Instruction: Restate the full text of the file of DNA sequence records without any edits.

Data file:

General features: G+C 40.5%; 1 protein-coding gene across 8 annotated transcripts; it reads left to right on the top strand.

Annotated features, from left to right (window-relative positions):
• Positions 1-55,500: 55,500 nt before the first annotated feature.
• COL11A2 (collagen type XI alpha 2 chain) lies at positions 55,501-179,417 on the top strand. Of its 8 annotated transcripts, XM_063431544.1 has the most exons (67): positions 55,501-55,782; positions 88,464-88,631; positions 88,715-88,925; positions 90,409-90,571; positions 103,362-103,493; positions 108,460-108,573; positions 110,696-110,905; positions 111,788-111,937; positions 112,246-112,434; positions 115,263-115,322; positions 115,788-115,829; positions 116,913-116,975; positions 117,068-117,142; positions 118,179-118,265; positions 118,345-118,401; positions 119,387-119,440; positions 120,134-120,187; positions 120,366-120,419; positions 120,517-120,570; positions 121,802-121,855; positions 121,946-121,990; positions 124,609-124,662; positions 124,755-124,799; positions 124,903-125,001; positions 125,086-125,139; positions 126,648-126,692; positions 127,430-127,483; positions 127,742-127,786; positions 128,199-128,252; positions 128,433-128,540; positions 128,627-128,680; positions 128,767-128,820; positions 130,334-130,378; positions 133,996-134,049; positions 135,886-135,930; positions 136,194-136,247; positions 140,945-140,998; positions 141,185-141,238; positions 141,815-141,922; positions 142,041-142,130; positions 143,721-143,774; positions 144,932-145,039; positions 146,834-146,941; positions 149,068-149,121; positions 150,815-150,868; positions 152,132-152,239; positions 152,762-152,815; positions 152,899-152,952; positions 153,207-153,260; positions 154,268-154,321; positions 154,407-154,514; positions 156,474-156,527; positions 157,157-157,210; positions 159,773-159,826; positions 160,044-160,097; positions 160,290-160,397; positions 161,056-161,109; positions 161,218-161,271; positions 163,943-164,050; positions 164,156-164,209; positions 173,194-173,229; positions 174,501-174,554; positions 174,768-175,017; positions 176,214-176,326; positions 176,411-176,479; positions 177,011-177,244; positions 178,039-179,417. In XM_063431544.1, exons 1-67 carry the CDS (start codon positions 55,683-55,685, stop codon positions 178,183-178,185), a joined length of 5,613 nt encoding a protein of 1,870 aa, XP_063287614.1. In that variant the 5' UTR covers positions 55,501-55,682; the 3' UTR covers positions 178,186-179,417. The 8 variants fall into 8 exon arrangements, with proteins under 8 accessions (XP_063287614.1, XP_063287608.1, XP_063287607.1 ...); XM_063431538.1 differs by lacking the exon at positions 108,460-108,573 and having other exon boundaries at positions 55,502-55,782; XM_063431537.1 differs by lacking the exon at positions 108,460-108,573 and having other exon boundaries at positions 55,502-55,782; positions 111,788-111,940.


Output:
General features: G+C 40.5%; 1 protein-coding gene across 8 annotated transcripts; it reads left to right on the top strand.

Annotated features, from left to right (window-relative positions):
• Positions 1-55,500: 55,500 nt before the first annotated feature.
• COL11A2 (collagen type XI alpha 2 chain) lies at positions 55,501-179,417 on the top strand. Of its 8 annotated transcripts, XM_063431544.1 has the most exons (67): positions 55,501-55,782; positions 88,464-88,631; positions 88,715-88,925; positions 90,409-90,571; positions 103,362-103,493; positions 108,460-108,573; positions 110,696-110,905; positions 111,788-111,937; positions 112,246-112,434; positions 115,263-115,322; positions 115,788-115,829; positions 116,913-116,975; positions 117,068-117,142; positions 118,179-118,265; positions 118,345-118,401; positions 119,387-119,440; positions 120,134-120,187; positions 120,366-120,419; positions 120,517-120,570; positions 121,802-121,855; positions 121,946-121,990; positions 124,609-124,662; positions 124,755-124,799; positions 124,903-125,001; positions 125,086-125,139; positions 126,648-126,692; positions 127,430-127,483; positions 127,742-127,786; positions 128,199-128,252; positions 128,433-128,540; positions 128,627-128,680; positions 128,767-128,820; positions 130,334-130,378; positions 133,996-134,049; positions 135,886-135,930; positions 136,194-136,247; positions 140,945-140,998; positions 141,185-141,238; positions 141,815-141,922; positions 142,041-142,130; positions 143,721-143,774; positions 144,932-145,039; positions 146,834-146,941; positions 149,068-149,121; positions 150,815-150,868; positions 152,132-152,239; positions 152,762-152,815; positions 152,899-152,952; positions 153,207-153,260; positions 154,268-154,321; positions 154,407-154,514; positions 156,474-156,527; positions 157,157-157,210; positions 159,773-159,826; positions 160,044-160,097; positions 160,290-160,397; positions 161,056-161,109; positions 161,218-161,271; positions 163,943-164,050; positions 164,156-164,209; positions 173,194-173,229; positions 174,501-174,554; positions 174,768-175,017; positions 176,214-176,326; positions 176,411-176,479; positions 177,011-177,244; positions 178,039-179,417. In XM_063431544.1, exons 1-67 carry the CDS (start codon positions 55,683-55,685, stop codon positions 178,183-178,185), a joined length of 5,613 nt encoding a protein of 1,870 aa, XP_063287614.1. In that variant the 5' UTR covers positions 55,501-55,682; the 3' UTR covers positions 178,186-179,417. The 8 variants fall into 8 exon arrangements, with proteins under 8 accessions (XP_063287614.1, XP_063287608.1, XP_063287607.1 ...); XM_063431538.1 differs by lacking the exon at positions 108,460-108,573 and having other exon boundaries at positions 55,502-55,782; XM_063431537.1 differs by lacking the exon at positions 108,460-108,573 and having other exon boundaries at positions 55,502-55,782; positions 111,788-111,940.